Pacific Coast Rambler

Pacific Coast Rambler is the second album by the Original Harmony Ridge Creekdippers. As with their first release, it is a home-made recording with the focus on Mark Olson.

Pacific Coast Rambler was re-released in 2001 by Koch Records.

Read more about Pacific Coast RamblerReception, Track Listing, Personnel, Production Notes

Other articles related to "pacific, pacific coast, coast":

List Of Explorers - V
... Name Nationality Century Main area/s explored Cayetano Valdés Spanish 18th Pacific Northwest George Vancouver British 18th Pacific coast of North America Pierre Gaultier de Varennes French Canadian ...
... Channel, the Mediterranean, the African-Atlantic coast into the Caribbean to ... The booty he was liquidated on the coast of Ireland, later in Sale and the Barbary Coast ...
Coastline Statistics - Measuring A Coastline
... The broken line measuring the coast does not extend in one direction nor does it represent an area, but is intermediate ... For more details on this topic, see How Long Is the Coast of Britain? Statistical Self-Similarity and Fractional Dimension ...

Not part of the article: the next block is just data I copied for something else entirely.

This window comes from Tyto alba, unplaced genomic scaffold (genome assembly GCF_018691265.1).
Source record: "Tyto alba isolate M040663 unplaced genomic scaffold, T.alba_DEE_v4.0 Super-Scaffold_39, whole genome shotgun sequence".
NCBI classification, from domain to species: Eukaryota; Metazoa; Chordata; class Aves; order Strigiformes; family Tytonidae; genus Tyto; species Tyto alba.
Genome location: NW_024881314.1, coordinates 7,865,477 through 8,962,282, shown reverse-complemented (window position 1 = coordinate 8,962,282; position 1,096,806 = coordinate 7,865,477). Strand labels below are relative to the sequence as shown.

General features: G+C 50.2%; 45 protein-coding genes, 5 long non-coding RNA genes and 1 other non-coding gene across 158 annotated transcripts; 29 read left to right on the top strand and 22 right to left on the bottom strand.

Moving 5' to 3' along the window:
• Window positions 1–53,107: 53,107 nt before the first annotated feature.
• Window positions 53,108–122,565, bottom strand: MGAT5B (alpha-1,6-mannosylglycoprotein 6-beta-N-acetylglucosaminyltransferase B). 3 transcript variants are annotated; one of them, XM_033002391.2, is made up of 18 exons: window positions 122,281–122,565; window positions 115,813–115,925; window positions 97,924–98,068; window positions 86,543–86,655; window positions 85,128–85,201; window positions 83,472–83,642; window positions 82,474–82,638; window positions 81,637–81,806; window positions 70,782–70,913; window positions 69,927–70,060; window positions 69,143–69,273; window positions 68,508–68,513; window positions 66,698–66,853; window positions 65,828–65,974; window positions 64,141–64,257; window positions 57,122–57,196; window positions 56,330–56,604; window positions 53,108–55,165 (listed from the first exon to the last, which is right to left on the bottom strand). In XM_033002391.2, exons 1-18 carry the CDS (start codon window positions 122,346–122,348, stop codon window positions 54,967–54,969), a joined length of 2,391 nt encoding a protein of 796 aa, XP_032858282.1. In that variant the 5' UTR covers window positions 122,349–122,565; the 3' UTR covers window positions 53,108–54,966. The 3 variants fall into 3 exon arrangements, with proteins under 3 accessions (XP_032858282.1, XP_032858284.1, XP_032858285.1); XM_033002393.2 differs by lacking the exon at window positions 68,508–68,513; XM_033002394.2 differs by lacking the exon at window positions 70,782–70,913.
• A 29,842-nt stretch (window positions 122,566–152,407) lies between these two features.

List Of Explorers - H
... the Navigator Carthaginian 6th BC west African coast Hannu ancient Egyptian (c ... Africa Gonzalo López de Haro Spanish 18th Pacific Northwest Alfred Harrison English 20th Arctic Dirk Hartog Dutch 17th western Australian coast Ahmed Pasha Hassanein Egyptian 20th Oweinat and the Sahara ...

Famous quotes containing the words pacific and/or coast:

    It is easier to sail many thousand miles through cold and storm and cannibals, in a government ship, with five hundred men and boys to assist one, than it is to explore the private sea, the Atlantic and Pacific Ocean of one’s being alone.... It is not worth the while to go round the world to count the cats in Zanzibar.
    Henry David Thoreau (1817–1862)

    It cannot but affect our philosophy favorably to be reminded of these shoals of migratory fishes, of salmon, shad, alewives, marsh-bankers, and others, which penetrate up the innumerable rivers of our coast in the spring, even to the interior lakes, their scales gleaming in the sun; and again, of the fry which in still greater numbers wend their way downward to the sea.
    Henry David Thoreau (1817–1862)